In this guy's case, he had 8 hours. He could drive somewhere he's never been and explore it. He could make something beautiful, connect with another human, see every priceless work of art at a museum. He could cook the most amazing meal he's ever had, take a class and learn to do something he's always wished he could do. He could have had an incredible, fulfilling day that he'd remember as an old man when his time is running out. He'll never get that time back and for every minute that I spend scrolling and liking and commenting, I'll never get it back either.

Social media is really great in a lot of ways.  I get to see what my friends are up to, see people's pretty vacation pictures or funny kids pictures, find fabulous recipes and inspiration for crafty things. I share things I've made or done and connect with people that I otherwise would have never met.  It's great! But I find that I spend more time "finding inspiration" than I do actually doing those things. It's addicting for sure. People make jokes about "come hang out with me and we can all stare at our phones" but its really not funny. Its sad.

A few weeks ago, I downloaded a new app. What I can honestly say is the only truly "life changing" app I have ever had. It's called Forest and its designed to keep you off your phone. You set a timer for 10 minutes to 2 hours and in that time, a little tree grows. If you mess with your phone before the timer goes off, the tree dies. For growing full trees, you get points that you can use to buy cute, pretty trees. It's like a game and in order to get your points, you just live your life! Since I started using it, I've been more productive in my housework, I have more time for my crafting, I go for walks, read books. I feel happier and less stressed out because my work is done and I didn't spend my day annoyed on Facebook. The best part is, it shows you how much time you stayed off your phone and at the end of the day, I see all of the hours that I spent living and enjoying life.

I have to go now, I have trees to grow and an awesome day ahead of me. I hope you do too!

How to Make a 1940s Straw Tilt Hat

Tuesday, September 13, 2016


how to make a 1940s straw tilt hat from a place mat

Since September 15th is national make a hat day, I thought it would be fun to show you how to make a couple of vintage style hats for yourself throughout the month. No specialized millinery tools will be needed, we'll keep it simple. Come back every Tuesday for a new hat tutorial now till October 4th!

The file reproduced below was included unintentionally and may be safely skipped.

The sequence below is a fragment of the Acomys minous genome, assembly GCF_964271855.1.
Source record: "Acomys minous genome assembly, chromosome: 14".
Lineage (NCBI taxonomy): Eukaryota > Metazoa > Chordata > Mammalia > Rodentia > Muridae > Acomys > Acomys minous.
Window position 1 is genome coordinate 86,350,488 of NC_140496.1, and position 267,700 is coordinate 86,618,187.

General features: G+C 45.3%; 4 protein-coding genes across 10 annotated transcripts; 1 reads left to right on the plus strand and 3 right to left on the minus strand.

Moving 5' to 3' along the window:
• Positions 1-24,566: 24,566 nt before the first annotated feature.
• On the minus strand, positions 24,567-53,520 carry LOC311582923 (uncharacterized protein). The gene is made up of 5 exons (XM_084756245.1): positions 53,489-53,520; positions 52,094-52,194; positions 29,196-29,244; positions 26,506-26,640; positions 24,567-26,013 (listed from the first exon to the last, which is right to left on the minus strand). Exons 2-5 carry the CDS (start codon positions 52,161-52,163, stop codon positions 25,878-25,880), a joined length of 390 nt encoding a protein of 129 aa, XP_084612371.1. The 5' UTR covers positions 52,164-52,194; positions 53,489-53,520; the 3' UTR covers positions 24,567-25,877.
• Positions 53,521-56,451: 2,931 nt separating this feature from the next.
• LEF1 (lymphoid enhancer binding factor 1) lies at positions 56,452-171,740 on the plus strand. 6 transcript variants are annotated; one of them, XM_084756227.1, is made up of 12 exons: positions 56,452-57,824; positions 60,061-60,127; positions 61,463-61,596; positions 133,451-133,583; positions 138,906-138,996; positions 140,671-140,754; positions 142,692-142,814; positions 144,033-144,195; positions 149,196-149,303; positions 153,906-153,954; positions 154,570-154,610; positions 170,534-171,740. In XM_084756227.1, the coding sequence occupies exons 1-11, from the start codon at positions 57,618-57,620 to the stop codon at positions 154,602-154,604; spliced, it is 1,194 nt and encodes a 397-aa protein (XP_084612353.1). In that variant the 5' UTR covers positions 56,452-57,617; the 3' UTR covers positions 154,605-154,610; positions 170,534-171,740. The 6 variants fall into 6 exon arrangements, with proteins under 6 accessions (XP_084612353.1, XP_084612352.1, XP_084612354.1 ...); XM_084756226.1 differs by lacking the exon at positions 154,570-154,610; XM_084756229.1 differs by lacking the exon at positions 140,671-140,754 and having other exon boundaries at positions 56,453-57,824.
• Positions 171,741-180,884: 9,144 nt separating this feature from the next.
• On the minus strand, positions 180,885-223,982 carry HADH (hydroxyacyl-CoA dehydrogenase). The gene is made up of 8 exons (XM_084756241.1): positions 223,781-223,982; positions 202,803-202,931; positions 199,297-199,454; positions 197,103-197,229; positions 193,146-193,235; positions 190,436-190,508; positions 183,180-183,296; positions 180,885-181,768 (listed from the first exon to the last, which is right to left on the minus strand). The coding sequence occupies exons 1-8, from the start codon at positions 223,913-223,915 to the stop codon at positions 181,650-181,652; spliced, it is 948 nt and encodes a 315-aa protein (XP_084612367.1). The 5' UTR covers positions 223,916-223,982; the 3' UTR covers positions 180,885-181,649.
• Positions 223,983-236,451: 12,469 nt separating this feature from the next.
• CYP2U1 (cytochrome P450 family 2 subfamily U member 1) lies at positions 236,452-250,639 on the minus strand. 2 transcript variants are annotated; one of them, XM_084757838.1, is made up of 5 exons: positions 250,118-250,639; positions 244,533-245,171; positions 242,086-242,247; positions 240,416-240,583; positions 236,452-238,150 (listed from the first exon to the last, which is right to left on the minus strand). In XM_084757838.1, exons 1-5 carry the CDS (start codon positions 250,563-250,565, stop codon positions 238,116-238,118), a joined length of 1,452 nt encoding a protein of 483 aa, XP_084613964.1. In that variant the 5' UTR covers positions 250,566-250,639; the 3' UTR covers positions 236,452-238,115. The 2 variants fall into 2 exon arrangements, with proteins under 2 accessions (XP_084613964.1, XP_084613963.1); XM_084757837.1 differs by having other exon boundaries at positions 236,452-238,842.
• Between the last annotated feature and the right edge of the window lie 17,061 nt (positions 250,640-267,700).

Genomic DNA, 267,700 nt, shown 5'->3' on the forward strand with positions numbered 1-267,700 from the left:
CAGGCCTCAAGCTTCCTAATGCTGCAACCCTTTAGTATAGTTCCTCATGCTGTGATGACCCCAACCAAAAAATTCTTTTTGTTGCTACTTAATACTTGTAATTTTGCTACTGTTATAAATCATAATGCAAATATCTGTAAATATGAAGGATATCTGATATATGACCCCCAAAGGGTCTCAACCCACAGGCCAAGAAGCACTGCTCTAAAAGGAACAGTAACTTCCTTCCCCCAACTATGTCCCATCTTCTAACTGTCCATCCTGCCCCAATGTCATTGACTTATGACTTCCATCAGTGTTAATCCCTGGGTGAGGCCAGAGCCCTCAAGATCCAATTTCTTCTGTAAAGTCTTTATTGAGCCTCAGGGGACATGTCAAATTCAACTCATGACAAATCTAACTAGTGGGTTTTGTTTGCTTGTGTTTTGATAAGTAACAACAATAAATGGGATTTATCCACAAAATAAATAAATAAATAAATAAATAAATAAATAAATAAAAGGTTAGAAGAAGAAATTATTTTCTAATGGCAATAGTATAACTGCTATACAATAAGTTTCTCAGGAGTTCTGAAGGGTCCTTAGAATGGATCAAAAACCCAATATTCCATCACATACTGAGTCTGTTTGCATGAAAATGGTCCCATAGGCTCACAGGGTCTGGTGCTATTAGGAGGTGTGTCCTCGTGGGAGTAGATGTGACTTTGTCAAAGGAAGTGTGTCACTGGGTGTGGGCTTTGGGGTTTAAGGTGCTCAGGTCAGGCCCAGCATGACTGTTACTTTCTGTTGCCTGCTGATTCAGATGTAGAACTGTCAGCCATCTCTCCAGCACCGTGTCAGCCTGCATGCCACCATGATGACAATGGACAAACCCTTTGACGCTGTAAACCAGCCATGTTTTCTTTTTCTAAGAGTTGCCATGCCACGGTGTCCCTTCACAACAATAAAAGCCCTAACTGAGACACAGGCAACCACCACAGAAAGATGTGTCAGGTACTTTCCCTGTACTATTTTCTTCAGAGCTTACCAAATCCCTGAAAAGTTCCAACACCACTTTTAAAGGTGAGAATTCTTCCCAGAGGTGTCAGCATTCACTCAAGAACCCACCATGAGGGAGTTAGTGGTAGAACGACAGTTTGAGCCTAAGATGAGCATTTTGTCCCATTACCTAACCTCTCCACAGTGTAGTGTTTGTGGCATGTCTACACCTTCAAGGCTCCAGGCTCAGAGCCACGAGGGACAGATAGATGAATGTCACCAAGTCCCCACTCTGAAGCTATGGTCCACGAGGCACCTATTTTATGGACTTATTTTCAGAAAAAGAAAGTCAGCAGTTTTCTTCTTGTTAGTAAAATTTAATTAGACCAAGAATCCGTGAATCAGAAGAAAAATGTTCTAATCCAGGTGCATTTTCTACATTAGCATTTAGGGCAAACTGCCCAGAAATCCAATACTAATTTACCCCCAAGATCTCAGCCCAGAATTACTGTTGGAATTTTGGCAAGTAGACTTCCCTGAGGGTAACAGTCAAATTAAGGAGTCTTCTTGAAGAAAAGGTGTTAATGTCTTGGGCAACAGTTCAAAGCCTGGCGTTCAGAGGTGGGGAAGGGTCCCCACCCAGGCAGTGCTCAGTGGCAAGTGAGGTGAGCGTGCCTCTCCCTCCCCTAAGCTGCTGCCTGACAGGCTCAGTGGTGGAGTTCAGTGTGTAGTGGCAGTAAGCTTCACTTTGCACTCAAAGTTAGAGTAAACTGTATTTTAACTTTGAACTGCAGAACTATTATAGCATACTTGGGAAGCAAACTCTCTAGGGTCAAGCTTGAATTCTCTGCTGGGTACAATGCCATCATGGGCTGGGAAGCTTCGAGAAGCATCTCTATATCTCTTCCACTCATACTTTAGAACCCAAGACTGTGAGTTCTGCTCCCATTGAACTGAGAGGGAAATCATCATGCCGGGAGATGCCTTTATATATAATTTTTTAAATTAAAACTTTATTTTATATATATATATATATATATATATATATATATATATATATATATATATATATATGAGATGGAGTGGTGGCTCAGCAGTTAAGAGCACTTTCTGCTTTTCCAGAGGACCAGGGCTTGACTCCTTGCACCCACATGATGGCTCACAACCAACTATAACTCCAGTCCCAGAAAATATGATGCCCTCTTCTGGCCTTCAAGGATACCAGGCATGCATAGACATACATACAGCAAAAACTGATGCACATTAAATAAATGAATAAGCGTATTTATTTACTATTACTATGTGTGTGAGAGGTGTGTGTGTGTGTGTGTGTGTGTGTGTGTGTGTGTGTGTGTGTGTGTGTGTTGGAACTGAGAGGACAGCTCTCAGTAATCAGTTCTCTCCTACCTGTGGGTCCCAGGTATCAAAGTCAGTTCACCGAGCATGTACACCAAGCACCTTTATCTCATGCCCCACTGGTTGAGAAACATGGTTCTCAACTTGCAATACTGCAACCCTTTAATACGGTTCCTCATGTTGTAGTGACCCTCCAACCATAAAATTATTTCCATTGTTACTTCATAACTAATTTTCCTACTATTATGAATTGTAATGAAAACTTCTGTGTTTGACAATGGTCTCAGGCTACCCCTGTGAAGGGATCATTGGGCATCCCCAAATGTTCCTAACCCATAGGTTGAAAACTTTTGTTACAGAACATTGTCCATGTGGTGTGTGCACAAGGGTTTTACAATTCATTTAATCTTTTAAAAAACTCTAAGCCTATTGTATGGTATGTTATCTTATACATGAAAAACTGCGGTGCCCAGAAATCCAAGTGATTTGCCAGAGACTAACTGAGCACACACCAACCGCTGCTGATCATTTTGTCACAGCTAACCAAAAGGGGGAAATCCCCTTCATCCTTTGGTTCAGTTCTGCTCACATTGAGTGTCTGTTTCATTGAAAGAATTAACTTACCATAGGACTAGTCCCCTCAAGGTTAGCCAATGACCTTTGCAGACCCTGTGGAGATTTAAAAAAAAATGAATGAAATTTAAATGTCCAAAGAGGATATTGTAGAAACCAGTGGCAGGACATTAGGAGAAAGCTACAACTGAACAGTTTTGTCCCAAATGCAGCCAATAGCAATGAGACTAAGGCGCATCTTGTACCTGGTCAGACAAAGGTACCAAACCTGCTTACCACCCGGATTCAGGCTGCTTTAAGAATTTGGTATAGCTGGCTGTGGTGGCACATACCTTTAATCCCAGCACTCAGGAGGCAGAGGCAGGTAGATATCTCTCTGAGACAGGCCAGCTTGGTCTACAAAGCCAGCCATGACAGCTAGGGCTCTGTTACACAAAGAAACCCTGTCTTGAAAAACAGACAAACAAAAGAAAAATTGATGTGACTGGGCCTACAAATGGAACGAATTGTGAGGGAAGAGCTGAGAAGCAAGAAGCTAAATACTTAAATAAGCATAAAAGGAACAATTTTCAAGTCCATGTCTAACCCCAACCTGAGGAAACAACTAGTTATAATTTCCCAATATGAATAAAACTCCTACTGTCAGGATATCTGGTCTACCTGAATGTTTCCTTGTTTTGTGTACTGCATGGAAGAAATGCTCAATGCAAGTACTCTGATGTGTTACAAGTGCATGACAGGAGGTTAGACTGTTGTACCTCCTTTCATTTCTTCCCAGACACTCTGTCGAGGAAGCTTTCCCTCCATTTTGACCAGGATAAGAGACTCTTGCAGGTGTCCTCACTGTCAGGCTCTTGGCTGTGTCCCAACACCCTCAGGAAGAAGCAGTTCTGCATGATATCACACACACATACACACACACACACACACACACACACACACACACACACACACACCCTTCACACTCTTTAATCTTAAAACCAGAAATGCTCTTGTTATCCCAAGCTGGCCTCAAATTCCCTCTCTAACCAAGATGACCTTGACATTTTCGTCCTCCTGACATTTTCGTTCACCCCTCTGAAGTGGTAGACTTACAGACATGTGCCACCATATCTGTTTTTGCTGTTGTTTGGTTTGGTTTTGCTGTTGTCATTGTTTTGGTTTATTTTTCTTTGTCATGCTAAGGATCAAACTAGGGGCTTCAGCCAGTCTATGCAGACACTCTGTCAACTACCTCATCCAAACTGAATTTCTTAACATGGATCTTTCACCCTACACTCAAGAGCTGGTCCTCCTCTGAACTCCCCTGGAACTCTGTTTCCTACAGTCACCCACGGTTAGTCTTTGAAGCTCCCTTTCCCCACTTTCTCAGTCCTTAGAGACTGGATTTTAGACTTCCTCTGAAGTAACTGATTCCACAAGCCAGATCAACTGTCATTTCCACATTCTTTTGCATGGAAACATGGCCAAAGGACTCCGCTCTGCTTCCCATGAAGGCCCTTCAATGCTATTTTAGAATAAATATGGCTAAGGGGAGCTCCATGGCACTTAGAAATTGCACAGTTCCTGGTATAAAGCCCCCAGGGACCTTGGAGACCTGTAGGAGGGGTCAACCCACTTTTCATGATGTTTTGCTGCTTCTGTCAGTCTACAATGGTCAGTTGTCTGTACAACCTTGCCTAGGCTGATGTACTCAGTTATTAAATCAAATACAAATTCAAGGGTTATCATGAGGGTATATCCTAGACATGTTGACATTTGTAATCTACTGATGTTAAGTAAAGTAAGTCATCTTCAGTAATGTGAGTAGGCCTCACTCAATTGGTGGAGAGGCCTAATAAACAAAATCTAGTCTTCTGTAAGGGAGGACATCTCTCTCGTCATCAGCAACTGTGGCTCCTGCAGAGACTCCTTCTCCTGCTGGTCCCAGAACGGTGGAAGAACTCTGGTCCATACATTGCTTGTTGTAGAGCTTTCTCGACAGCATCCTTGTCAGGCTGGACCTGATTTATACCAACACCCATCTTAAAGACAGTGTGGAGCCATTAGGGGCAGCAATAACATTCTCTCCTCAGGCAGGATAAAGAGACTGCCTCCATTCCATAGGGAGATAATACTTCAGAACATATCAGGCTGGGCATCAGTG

This week's hat tutorial takes a nod from many 18th century costumers with our hat base being made from a place mat. You can find these place mats at the dollar store, Walmart, Target and home decor stores. They come in all different colors. Mine is unfortunately not real straw, but a strange woven plastic material but that's alright!



The 15 inch place mat is too big so I snipped the edge of the place mat and unraveled it till it measured about 10 inches across.

how to make a vintage 1940s straw tilt hat from a place mat
how to make a vintage 1940s straw tilt hat from a place mat


If you have a styrofoam head, tack the place mat down with two pins. If not, you can just hold it up to your own head to see where you want the bend in the hat to be. place the pins where the hat tie will attach.  If you attach the ribbon closer to the outside edge, it will make the hat bow more, as shown below.  You can get the tutorial for these pretty vintage style heads from Poupees on etsy. They're very easy to make and fun!
 how to make a vintage 1940s straw tilt hat from a place mat
how to make a vintage 1940s straw tilt hat from a place mat
  Pinch the under side of the hat at the bend and sew in two little tacks to keep the bend where you like it.

how to make a vintage 1940s straw tilt hat from a place mat


I found these decent faux flowers at the dollar store. Pull your flowers apart and arrange however you like in the center of the hat.

how to make a vintage 1940s straw tilt hat from a place mat
how to make a vintage 1940s straw tilt hat from a place mat
how to make a vintage 1940s straw tilt hat from a place mat

I used hot glue to stick these guys in place. I found some vintage millinery feathers in my stash so I used one of those and a few pieces of faux grass to cover the funny little edge where we unraveled the straw.

On the back of the bend in the hat, make a large bow or you can add more flowers here. Sew or glue a wide fabric ribbon tie to the under side of the hat, near the center.



how to make a vintage 1940s straw tilt hat from a place mat

Make sure to trim any of these clear threads from the edge.

how to make a vintage 1940s straw tilt hat from a place mat